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Jasper and Myrtle: The new choc on the block

Michelle Brotohusodo

“Chocolate is endless in terms of possibilities.”

When someone makes a statement like that, you know there are exciting chocolatey times ahead. Li Peng Monroe, founder of Jasper and Myrtle—Canberra’s newest chocolatier and its only bean to bar maker—is only just starting to explore what those possibilities are.

I first discovered Jasper and Myrtle at the Handmade Markets in March, its official launch (thanks again for the tip, Julie Nichols!). I was taken by the beautiful packaging and the unusual flavours, which included wakame and Himalayan rock salt, spiced rum, and lemon myrtle and macadamia.

JMstall

I wanted to find out more about the creator of these delectable treats, so I arranged to meet with Li Peng and learn about her Jasper and Myrtle journey.

“I always wanted to have my own business,” she said, “But I hadn’t decided what it would be.” Inspiration struck while she and her partner Peter were on holiday at Margaret River in Western Australia. “We went to Gabriel Chocolate, where we got an amazing taste of all the different beans. It was the first time I’d tasted bean to bar chocolate, and it got me thinking, maybe I could do this.”

After researching how to make chocolate, Li Peng put theory into action, initially sourcing beans from a health food store, learning how to roast and winnow them, and putting them through a melanger (grinder). She also bought a large spice grinder and began experimenting with different flavours.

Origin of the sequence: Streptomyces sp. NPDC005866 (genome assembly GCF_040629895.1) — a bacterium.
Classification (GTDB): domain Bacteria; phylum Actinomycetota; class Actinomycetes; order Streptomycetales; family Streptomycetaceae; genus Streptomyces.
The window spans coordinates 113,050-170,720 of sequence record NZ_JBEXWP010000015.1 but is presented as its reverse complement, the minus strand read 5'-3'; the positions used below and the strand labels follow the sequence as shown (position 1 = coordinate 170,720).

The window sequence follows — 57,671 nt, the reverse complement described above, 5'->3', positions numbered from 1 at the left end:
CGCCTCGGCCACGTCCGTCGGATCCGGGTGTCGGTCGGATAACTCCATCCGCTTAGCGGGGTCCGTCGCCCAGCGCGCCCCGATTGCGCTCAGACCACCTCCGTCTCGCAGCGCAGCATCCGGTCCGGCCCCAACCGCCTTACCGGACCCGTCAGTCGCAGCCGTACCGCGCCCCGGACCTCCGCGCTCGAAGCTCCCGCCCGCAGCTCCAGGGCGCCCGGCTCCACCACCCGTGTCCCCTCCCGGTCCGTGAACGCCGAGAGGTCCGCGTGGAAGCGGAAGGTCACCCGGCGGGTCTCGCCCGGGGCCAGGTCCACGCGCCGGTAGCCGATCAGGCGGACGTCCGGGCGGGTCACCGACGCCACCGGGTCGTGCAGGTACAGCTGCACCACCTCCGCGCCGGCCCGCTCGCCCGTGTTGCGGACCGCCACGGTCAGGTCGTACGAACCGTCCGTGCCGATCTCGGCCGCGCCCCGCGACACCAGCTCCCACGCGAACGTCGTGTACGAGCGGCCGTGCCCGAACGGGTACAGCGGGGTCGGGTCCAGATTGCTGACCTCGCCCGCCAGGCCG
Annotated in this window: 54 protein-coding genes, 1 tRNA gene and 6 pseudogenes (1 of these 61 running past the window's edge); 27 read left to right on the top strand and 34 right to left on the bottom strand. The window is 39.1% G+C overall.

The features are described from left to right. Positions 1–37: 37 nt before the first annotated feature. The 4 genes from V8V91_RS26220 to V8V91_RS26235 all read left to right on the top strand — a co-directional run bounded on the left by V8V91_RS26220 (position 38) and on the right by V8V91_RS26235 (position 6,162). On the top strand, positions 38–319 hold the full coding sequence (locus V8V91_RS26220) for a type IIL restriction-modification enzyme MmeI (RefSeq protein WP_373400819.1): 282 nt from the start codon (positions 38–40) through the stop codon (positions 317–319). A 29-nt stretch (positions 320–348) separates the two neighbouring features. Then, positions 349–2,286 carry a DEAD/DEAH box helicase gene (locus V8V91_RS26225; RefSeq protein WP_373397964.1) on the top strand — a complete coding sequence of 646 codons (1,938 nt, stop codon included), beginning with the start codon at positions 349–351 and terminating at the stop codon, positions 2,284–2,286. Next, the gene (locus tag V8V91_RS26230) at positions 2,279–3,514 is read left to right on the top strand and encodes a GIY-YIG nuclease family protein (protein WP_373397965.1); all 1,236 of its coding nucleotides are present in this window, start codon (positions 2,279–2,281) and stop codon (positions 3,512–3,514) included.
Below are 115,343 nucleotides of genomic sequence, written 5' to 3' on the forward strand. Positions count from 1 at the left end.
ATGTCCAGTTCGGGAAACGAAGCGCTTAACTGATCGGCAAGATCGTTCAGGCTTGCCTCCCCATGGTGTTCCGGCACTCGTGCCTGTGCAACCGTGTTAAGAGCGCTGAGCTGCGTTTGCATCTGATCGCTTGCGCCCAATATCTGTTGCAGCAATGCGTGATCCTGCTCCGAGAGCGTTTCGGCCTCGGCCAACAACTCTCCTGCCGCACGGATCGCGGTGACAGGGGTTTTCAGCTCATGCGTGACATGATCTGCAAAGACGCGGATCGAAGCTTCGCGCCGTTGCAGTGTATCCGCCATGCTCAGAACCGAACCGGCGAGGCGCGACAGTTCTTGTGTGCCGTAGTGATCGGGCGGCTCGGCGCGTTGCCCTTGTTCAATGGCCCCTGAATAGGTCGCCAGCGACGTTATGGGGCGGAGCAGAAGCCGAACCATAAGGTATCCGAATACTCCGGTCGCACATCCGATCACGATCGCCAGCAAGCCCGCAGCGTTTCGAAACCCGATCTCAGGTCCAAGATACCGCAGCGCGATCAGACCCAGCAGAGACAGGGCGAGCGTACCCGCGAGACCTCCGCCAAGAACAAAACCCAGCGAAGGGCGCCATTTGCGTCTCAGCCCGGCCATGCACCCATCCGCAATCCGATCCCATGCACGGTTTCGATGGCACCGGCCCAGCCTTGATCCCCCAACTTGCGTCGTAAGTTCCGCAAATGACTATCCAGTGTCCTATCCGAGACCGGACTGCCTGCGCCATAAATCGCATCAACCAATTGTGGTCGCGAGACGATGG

Her confidence growing, Li Peng decided that the beans from the health food store weren’t producing the chocolate she wanted, so she hopped online to find alternative sources for cocoa beans. “I had people contacting me from places ranging from the Philippines, Peru, and Papua New Guinea, to India and Cameroon,” she explains.

One of the contacts was a food technician from the Cocoa and Coconut Research Institute in Papua New Guinea (PNG), a government body that, amongst other things, assists cocoa producers with farm management practices. After talking to him, Li Peng decided to order her first big shipment of beans from PNG. “It was the first crop of many decades, because the previous crops had been affected by natural disaster,” she said. “So it’s a nice story. My first shipment from PNG was more than 400kg.”

JMbeans

With such a large order on the way, Li Peng’s vision became a very real reality. “When you have 400kg of cocoa beans, you have to do something with them!” After checking with the neighbours, Peter (who Li Peng jokingly calls her ‘Director of Logistics’) custom-built a chocolate-processing facility in their backyard. They experimented with flavours, and came up with a name for the business.

“I wanted something that reflected our backgrounds,” Li Peng said. “I’m from Western Australia, which is known for its jasper. Peter’s from Newcastle, which is known for its myrtle trees. And so I came up with Jasper and Myrtle. I wanted the name to bring together significant parts of my life.” Coincidentally, they later found out that the hill behind their house in Canberra is full of jasper (which I think was a pretty good omen!).

The packaging was designed by local graphic designer Caroline, from Callie and Co Design. “I gave her the brief, she came back with exactly what I wanted,” Li Peng said. “The packaging is based on the flavours.”